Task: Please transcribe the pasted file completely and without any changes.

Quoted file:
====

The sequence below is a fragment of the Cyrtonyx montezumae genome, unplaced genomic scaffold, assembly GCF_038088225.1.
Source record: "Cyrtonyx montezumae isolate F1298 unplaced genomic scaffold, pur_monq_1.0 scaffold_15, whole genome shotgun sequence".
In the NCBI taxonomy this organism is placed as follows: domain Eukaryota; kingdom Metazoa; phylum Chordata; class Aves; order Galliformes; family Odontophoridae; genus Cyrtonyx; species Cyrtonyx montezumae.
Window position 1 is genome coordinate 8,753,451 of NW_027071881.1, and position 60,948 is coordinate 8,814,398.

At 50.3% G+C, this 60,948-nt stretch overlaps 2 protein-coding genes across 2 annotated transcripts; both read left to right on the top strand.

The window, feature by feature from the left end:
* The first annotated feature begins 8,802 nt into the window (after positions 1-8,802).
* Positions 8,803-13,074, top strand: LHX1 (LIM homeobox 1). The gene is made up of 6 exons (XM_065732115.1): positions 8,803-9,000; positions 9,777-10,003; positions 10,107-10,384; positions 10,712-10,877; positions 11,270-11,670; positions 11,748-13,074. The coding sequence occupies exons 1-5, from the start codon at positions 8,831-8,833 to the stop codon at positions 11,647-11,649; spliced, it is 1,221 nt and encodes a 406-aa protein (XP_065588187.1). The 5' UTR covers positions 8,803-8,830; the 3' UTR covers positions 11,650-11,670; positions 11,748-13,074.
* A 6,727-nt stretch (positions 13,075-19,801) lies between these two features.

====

The sequence below is a fragment of the Cyrtonyx montezumae genome, unplaced genomic scaffold, assembly GCF_038088225.1.
Source record: "Cyrtonyx montezumae isolate F1298 unplaced genomic scaffold, pur_monq_1.0 scaffold_15, whole genome shotgun sequence".
In the NCBI taxonomy this organism is placed as follows: domain Eukaryota; kingdom Metazoa; phylum Chordata; class Aves; order Galliformes; family Odontophoridae; genus Cyrtonyx; species Cyrtonyx montezumae.
Window position 1 is genome coordinate 8,753,451 of NW_027071881.1, and position 60,948 is coordinate 8,814,398.

At 50.3% G+C, this 60,948-nt stretch overlaps 2 protein-coding genes across 2 annotated transcripts; both read left to right on the top strand.

The window, feature by feature from the left end:
* The first annotated feature begins 8,802 nt into the window (after positions 1-8,802).
* Positions 8,803-13,074, top strand: LHX1 (LIM homeobox 1). The gene is made up of 6 exons (XM_065732115.1): positions 8,803-9,000; positions 9,777-10,003; positions 10,107-10,384; positions 10,712-10,877; positions 11,270-11,670; positions 11,748-13,074. The coding sequence occupies exons 1-5, from the start codon at positions 8,831-8,833 to the stop codon at positions 11,647-11,649; spliced, it is 1,221 nt and encodes a 406-aa protein (XP_065588187.1). The 5' UTR covers positions 8,803-8,830; the 3' UTR covers positions 11,650-11,670; positions 11,748-13,074.
* A 6,727-nt stretch (positions 13,075-19,801) lies between these two features.